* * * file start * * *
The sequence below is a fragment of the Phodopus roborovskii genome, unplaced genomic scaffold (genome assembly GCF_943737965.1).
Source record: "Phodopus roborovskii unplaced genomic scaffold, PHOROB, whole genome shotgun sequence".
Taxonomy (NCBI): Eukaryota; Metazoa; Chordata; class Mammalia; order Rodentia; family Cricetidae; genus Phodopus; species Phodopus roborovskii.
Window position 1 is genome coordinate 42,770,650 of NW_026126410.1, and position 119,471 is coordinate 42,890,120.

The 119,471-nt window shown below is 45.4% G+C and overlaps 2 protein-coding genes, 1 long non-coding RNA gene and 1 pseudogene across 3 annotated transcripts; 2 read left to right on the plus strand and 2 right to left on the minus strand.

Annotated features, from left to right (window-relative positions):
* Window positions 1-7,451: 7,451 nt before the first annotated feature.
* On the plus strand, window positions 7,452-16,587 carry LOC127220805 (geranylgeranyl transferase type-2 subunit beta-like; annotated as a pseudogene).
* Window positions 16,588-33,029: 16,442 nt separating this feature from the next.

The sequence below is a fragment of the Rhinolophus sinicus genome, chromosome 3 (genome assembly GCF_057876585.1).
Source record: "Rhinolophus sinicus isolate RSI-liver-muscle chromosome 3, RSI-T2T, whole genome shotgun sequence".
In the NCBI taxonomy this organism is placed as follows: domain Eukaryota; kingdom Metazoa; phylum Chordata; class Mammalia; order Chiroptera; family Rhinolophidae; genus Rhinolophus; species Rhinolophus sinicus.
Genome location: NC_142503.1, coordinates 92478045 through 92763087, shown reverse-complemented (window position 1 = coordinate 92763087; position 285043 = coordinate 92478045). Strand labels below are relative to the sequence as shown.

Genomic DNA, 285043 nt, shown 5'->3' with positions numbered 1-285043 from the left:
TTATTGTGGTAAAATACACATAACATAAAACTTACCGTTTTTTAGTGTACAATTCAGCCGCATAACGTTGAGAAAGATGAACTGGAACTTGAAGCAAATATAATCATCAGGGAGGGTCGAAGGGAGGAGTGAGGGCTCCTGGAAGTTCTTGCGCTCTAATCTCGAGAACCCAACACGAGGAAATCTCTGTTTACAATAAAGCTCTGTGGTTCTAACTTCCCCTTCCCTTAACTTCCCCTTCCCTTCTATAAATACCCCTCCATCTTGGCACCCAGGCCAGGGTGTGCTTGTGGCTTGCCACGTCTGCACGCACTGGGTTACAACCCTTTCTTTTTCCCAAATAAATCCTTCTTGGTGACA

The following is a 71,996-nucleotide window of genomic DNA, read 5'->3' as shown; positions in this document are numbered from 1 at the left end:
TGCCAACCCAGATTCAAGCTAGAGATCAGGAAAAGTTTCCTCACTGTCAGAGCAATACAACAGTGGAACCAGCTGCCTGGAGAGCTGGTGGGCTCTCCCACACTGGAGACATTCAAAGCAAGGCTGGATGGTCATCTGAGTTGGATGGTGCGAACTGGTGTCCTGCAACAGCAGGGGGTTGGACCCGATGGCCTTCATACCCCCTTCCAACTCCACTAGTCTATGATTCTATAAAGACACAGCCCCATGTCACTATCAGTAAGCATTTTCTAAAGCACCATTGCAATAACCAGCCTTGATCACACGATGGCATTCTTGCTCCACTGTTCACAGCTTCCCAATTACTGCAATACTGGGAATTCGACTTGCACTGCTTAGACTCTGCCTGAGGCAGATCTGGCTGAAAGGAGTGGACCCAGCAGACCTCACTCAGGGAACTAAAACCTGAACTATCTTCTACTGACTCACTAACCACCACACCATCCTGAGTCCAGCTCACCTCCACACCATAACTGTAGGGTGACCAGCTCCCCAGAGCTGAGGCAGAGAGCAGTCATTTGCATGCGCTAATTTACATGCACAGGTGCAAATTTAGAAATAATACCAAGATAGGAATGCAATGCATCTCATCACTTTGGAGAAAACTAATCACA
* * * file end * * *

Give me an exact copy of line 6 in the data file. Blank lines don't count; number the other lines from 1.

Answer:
Annotated features, from left to right (window-relative positions):